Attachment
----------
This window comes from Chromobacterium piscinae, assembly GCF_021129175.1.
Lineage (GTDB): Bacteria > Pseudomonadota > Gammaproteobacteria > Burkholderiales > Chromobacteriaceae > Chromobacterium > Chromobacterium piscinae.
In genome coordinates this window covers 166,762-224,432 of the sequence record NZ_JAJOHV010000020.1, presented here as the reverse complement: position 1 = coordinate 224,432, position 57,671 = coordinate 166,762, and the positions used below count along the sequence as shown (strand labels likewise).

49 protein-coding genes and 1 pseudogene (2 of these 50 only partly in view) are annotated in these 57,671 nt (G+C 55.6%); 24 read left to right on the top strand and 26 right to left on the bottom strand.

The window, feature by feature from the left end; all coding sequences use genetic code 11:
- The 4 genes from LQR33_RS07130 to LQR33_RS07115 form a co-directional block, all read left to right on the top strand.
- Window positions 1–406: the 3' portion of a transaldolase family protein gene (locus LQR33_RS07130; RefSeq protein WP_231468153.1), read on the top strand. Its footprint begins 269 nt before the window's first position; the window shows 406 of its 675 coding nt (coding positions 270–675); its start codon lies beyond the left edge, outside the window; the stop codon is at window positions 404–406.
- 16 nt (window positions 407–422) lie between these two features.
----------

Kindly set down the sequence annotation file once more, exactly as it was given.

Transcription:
This window comes from Chromobacterium piscinae, assembly GCF_021129175.1.
Lineage (GTDB): Bacteria > Pseudomonadota > Gammaproteobacteria > Burkholderiales > Chromobacteriaceae > Chromobacterium > Chromobacterium piscinae.
In genome coordinates this window covers 166,762-224,432 of the sequence record NZ_JAJOHV010000020.1, presented here as the reverse complement: position 1 = coordinate 224,432, position 57,671 = coordinate 166,762, and the positions used below count along the sequence as shown (strand labels likewise).

49 protein-coding genes and 1 pseudogene (2 of these 50 only partly in view) are annotated in these 57,671 nt (G+C 55.6%); 24 read left to right on the top strand and 26 right to left on the bottom strand.

The window, feature by feature from the left end; all coding sequences use genetic code 11:
- The 4 genes from LQR33_RS07130 to LQR33_RS07115 form a co-directional block, all read left to right on the top strand.
- Window positions 1–406: the 3' portion of a transaldolase family protein gene (locus LQR33_RS07130; RefSeq protein WP_231468153.1), read on the top strand. Its footprint begins 269 nt before the window's first position; the window shows 406 of its 675 coding nt (coding positions 270–675); its start codon lies beyond the left edge, outside the window; the stop codon is at window positions 404–406.
- 16 nt (window positions 407–422) lie between these two features.